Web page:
Actually, the opposite.
Retinol is the active form and so it was reasonable enough, before data came out quite some while ago, to figure that supplying the active form could be the best way to supplement Vitamin A.
Now it was known for a very long time that retinol could be toxic, even enough to kill a person, at very high doses such as what results, for example, from eating the liver of a polar bear.
And it was known that when retinol or derivatives were used at relatively high doses medically -- for example Accutane is a retinol derivative -- there were toxicity problems.
Of course that wouldn't prove a problem with lower dose use.
But some years back (I don't now have the specific reference) a very large study found that supplementation with Vitamin A, as retinol, at common doses correlated with DECREASED life expectancy. This is the only type of vitamin supplementation shown to have such an effect. The effect was both statistically significant and substantial at doses of only 5000 IU/day.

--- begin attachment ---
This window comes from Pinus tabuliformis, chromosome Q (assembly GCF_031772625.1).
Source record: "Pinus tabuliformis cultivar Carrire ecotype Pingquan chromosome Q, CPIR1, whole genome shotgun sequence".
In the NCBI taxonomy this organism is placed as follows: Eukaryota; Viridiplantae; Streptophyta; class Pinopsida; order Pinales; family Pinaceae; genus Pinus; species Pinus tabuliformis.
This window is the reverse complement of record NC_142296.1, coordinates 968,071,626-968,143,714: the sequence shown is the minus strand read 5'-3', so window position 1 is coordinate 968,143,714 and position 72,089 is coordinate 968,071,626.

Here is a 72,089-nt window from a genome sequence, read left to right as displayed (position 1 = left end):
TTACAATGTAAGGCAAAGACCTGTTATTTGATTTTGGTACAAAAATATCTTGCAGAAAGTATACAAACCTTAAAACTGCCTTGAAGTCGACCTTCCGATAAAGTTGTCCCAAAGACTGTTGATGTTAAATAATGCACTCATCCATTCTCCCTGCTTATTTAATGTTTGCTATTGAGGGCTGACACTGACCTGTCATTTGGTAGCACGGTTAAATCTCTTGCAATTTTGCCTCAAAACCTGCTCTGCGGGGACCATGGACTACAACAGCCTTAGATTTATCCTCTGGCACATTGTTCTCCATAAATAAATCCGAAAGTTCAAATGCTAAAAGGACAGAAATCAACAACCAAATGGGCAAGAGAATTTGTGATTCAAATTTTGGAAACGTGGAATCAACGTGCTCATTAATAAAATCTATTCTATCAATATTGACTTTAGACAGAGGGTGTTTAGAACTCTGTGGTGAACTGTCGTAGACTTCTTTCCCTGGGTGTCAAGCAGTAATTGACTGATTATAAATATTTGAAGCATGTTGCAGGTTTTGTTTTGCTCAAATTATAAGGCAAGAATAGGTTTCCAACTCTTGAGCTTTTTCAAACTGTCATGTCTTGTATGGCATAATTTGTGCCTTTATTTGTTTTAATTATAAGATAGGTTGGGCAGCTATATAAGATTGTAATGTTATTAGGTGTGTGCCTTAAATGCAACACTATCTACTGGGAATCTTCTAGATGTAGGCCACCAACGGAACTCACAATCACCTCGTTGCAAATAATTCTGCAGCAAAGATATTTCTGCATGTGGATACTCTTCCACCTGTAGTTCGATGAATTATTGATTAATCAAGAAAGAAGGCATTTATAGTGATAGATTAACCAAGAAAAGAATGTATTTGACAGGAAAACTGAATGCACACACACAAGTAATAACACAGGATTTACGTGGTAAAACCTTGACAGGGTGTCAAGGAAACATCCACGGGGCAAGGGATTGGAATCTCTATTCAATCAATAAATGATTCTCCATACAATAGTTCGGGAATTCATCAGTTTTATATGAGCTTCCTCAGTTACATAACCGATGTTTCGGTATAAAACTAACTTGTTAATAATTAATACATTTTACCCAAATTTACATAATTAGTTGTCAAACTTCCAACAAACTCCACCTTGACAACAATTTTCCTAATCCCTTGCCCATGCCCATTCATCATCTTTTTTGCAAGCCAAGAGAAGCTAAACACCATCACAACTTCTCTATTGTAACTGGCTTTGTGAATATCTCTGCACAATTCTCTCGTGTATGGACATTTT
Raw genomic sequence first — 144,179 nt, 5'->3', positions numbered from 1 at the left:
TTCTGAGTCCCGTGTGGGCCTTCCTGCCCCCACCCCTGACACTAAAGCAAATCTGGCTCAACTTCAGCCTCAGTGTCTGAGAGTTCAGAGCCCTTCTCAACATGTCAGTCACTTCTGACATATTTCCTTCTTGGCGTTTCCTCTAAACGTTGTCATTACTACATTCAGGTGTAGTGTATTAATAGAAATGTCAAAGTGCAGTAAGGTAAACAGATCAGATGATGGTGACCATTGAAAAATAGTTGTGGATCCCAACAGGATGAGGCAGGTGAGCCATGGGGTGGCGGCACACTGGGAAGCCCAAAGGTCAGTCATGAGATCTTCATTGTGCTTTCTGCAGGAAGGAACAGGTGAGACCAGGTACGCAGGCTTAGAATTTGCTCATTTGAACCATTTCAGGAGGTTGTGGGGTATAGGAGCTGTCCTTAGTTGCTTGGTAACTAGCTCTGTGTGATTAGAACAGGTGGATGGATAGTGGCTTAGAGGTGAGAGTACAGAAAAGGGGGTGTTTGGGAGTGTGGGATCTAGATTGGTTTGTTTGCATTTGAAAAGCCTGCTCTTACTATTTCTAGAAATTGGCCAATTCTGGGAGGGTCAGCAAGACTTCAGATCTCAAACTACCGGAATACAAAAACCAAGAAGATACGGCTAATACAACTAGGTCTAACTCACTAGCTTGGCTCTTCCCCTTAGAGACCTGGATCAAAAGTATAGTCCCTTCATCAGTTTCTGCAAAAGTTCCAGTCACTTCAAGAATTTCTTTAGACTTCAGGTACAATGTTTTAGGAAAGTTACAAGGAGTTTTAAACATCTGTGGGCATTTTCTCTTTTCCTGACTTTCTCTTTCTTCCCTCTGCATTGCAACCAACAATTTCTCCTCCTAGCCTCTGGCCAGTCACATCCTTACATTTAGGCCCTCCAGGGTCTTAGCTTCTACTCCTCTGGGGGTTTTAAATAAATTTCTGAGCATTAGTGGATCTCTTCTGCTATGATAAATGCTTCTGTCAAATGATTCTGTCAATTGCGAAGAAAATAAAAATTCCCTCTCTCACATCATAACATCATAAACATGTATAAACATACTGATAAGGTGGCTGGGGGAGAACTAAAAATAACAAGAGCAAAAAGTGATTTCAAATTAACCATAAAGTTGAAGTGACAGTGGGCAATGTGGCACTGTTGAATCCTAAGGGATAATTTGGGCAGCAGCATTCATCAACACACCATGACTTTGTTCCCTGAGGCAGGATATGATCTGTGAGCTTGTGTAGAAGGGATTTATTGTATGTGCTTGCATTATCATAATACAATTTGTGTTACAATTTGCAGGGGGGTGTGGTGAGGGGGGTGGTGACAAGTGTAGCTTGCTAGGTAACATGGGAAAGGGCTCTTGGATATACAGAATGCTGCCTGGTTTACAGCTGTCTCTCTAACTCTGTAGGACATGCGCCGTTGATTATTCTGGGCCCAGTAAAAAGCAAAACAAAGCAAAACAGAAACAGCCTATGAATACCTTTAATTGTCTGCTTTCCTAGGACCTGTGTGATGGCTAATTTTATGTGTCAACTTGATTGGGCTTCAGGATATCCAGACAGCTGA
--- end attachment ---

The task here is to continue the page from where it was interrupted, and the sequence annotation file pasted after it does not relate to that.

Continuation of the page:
Many companies selling vitamins pulled retinol and its derivatives from their products after this.
Beta carotene does not have this effect, but at for example 5000 IU/day fully supplies the body with what it needs to produce enough Vitamin A itself. Any excess simply goes towards adding an orange hue to the skin, basically.
Supplementation with retinol can readily and often does result in levels that are excessive, if defining an on-average effect of decreasing lifespan to be "excessive."
Now there is newer data as well on adverse effect of retinol supplementation on absorption of calcium.